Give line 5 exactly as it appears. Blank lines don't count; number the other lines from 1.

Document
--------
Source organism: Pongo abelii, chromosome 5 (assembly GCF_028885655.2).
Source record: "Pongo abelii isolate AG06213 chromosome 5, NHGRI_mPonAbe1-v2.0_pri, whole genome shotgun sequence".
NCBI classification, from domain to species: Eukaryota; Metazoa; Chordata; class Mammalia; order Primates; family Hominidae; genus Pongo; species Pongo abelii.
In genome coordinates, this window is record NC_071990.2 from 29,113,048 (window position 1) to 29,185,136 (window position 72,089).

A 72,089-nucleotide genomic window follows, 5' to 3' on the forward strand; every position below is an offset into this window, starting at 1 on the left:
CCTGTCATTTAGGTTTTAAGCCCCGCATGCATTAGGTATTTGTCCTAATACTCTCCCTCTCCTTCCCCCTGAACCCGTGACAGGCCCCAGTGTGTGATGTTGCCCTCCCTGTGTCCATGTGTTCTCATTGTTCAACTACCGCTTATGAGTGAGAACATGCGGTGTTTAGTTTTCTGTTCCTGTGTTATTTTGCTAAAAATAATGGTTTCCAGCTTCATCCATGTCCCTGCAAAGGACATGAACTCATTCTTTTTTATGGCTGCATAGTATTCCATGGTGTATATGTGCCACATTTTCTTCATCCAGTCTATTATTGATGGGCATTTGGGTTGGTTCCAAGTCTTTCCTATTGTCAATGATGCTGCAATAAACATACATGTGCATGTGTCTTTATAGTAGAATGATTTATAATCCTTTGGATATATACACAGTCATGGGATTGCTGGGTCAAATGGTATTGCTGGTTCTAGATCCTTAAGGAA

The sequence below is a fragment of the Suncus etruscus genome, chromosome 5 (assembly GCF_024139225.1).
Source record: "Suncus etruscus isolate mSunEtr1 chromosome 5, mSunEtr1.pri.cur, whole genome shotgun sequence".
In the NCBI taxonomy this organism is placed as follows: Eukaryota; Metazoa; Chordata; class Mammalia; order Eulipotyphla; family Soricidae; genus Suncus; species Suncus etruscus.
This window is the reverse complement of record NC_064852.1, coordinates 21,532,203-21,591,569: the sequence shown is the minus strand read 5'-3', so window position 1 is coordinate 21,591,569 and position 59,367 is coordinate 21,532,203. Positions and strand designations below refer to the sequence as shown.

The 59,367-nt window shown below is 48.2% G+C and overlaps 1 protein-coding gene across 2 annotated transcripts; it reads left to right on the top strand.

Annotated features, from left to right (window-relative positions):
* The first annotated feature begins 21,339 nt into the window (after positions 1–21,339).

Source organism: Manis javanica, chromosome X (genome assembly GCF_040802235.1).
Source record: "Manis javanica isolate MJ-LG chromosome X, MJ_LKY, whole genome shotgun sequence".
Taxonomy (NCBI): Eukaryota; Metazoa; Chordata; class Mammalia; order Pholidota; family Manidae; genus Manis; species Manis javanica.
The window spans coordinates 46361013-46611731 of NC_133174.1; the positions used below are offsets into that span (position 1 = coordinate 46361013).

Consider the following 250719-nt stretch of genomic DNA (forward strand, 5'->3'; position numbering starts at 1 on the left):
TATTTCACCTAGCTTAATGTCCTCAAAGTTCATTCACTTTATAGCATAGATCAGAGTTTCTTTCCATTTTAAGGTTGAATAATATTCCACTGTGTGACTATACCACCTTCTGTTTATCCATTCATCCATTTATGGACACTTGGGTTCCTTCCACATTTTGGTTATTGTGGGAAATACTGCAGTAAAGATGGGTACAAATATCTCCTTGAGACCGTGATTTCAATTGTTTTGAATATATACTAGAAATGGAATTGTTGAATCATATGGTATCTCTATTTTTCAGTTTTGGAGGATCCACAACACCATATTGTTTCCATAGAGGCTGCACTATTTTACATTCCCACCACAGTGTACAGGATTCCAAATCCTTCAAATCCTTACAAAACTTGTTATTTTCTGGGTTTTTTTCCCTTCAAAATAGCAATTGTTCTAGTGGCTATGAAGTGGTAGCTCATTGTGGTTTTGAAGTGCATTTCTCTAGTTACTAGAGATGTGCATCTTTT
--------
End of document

A 72,089-nucleotide genomic window follows, 5' to 3' on the forward strand; every position below is an offset into this window, starting at 1 on the left: